“For any organization to think about launching a program, you have to think of it as recreating the whole team to deliver care in the home setting, with all those tight knit and very tight processes,” he says.
While lauding the efforts of the team, Bhatia also says the fact that patients are in their own home is a big factor in their recovery. Patients are getting better rest, the food they enjoy. and they aren’t in a strange setting.
“I think being in their own familiar environment is a very big factor we often do not recognize,” Bhatia says.
“A lot of times people are confused in the hospital because they don't know where they are,” he says. “And then that aspect is not there in the home because they're intimately aware of where they are. Number two is yes, food is a big thing.”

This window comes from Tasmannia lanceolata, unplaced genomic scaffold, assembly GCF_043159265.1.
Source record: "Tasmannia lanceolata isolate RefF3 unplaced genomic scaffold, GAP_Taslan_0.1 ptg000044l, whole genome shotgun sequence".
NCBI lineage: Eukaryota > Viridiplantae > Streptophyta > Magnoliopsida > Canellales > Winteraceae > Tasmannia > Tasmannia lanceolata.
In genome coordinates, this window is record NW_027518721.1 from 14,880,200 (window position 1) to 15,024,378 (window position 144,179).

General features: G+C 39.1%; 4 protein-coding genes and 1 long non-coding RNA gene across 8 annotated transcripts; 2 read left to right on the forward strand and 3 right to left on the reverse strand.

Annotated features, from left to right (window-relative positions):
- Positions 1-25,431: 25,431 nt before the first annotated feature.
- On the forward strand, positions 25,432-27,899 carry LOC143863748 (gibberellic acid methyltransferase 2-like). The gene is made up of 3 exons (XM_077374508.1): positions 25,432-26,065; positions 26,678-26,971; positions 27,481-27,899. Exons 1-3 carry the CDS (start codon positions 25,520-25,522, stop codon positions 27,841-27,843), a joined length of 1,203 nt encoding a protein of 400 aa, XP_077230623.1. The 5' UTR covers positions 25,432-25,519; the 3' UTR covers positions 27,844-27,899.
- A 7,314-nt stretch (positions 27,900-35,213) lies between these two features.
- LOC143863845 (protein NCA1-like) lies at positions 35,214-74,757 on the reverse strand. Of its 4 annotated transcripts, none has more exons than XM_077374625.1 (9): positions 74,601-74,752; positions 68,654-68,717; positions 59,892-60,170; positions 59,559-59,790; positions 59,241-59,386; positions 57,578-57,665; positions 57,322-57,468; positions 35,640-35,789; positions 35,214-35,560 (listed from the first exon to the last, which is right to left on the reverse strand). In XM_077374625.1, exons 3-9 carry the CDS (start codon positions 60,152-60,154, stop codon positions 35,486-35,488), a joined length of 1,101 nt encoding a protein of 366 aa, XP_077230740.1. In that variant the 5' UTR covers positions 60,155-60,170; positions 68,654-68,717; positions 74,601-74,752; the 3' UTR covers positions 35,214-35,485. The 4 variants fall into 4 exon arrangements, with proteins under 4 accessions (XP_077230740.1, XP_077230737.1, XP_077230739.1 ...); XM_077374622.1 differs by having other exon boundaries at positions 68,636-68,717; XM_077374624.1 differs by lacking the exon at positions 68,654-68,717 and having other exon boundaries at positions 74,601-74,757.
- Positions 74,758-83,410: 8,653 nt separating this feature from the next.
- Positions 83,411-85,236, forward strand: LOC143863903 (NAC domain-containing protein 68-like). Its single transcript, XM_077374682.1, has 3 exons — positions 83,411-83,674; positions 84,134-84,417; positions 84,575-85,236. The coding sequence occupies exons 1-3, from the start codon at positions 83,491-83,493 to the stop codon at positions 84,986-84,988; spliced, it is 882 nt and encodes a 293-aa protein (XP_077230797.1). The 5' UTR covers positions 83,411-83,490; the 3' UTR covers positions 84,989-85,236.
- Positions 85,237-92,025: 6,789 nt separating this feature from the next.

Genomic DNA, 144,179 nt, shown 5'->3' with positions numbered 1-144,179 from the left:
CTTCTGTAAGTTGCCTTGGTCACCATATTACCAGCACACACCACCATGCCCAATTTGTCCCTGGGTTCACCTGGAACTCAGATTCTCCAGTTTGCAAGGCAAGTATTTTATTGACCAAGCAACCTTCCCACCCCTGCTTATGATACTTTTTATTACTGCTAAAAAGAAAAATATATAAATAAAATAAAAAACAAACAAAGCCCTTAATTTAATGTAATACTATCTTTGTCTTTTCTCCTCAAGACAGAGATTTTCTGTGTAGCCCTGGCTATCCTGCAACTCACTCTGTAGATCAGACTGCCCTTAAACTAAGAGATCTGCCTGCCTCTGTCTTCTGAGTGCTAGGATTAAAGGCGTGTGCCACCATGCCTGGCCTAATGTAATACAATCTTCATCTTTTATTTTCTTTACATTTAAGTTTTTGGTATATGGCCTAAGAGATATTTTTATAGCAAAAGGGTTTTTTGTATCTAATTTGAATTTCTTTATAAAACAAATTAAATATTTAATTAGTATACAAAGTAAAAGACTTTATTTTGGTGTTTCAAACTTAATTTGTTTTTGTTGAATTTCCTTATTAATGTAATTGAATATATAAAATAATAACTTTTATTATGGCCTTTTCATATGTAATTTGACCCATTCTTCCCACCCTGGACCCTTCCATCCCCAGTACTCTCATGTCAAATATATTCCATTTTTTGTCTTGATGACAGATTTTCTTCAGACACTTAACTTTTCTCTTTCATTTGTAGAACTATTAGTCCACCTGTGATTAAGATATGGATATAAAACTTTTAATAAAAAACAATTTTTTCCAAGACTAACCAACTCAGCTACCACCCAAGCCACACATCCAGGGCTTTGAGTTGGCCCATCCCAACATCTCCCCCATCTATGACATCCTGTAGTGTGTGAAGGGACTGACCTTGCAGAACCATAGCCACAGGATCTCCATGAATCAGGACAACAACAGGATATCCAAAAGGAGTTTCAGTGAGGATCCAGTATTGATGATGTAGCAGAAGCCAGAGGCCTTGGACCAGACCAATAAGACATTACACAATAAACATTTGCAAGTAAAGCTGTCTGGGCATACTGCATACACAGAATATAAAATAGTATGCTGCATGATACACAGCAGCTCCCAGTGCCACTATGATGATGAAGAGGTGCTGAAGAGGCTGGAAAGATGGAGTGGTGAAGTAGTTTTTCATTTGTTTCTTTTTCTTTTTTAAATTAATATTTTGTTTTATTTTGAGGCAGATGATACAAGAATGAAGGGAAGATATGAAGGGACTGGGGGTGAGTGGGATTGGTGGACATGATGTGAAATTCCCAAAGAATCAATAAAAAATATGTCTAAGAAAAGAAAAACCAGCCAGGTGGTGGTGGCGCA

Patients being treated at home are also less likely to fall than patients in the hospital, Bhatia says.
That home field advantage, so to speak, is “probably one of the top two or top three reasons why we are seeing such success.”
When asked about the financial returns, Bhatia says, “Hospital-at-home programs are not developed to make money, but essentially to do the right thing for the patients.”
At the same time, he points to some financial benefits. In addition to caring for patients in an environment they’d prefer, the hospital-at-home program is adding capacity for sicker patients that need to be in the hospital, Bhatia says.
“Those are 10 patients that are not physically occupying a hospital bed because we are getting them in the home space,” Bhatia says.